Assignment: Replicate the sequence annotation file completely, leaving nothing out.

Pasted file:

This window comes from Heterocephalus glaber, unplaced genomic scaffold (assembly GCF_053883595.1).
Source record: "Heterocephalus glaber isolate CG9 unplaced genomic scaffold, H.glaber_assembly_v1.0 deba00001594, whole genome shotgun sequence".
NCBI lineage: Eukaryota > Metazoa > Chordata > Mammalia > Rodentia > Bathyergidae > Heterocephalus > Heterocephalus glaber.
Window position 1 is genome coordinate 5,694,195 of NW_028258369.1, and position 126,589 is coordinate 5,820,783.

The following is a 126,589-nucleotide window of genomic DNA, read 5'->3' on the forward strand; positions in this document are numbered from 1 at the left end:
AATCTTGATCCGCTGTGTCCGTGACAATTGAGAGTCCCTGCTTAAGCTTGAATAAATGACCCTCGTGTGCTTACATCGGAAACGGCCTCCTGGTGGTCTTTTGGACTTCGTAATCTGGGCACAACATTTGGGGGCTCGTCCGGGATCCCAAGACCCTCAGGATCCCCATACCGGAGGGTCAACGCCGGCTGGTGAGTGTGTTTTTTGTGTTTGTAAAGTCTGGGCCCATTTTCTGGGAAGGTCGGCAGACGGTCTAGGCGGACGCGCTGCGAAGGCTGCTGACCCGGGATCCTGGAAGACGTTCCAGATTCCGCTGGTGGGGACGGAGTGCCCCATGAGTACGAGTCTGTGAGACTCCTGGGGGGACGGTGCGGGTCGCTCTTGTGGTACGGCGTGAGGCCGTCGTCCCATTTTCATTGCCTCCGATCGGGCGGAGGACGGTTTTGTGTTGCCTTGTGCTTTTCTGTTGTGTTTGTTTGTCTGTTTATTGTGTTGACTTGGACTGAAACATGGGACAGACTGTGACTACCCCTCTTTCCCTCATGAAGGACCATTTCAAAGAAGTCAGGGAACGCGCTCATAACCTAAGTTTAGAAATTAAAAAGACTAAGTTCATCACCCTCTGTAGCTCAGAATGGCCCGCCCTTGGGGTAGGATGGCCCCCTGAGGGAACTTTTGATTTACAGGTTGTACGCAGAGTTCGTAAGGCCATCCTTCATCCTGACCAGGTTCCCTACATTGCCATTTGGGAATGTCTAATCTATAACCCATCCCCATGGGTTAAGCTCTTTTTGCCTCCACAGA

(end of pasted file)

This window comes from Heterocephalus glaber, unplaced genomic scaffold (assembly GCF_053883595.1).
Source record: "Heterocephalus glaber isolate CG9 unplaced genomic scaffold, H.glaber_assembly_v1.0 deba00001594, whole genome shotgun sequence".
NCBI lineage: Eukaryota > Metazoa > Chordata > Mammalia > Rodentia > Bathyergidae > Heterocephalus > Heterocephalus glaber.
Window position 1 is genome coordinate 5,694,195 of NW_028258369.1, and position 126,589 is coordinate 5,820,783.

The following is a 126,589-nucleotide window of genomic DNA, read 5'->3' on the forward strand; positions in this document are numbered from 1 at the left end:
AATCTTGATCCGCTGTGTCCGTGACAATTGAGAGTCCCTGCTTAAGCTTGAATAAATGACCCTCGTGTGCTTACATCGGAAACGGCCTCCTGGTGGTCTTTTGGACTTCGTAATCTGGGCACAACATTTGGGGGCTCGTCCGGGATCCCAAGACCCTCAGGATCCCCATACCGGAGGGTCAACGCCGGCTGGTGAGTGTGTTTTTTGTGTTTGTAAAGTCTGGGCCCATTTTCTGGGAAGGTCGGCAGACGGTCTAGGCGGACGCGCTGCGAAGGCTGCTGACCCGGGATCCTGGAAGACGTTCCAGATTCCGCTGGTGGGGACGGAGTGCCCCATGAGTACGAGTCTGTGAGACTCCTGGGGGGACGGTGCGGGTCGCTCTTGTGGTACGGCGTGAGGCCGTCGTCCCATTTTCATTGCCTCCGATCGGGCGGAGGACGGTTTTGTGTTGCCTTGTGCTTTTCTGTTGTGTTTGTTTGTCTGTTTATTGTGTTGACTTGGACTGAAACATGGGACAGACTGTGACTACCCCTCTTTCCCTCATGAAGGACCATTTCAAAGAAGTCAGGGAACGCGCTCATAACCTAAGTTTAGAAATTAAAAAGACTAAGTTCATCACCCTCTGTAGCTCAGAATGGCCCGCCCTTGGGGTAGGATGGCCCCCTGAGGGAACTTTTGATTTACAGGTTGTACGCAGAGTTCGTAAGGCCATCCTTCATCCTGACCAGGTTCCCTACATTGCCATTTGGGAATGTCTAATCTATAACCCATCCCCATGGGTTAAGCTCTTTTTGCCTCCACAGA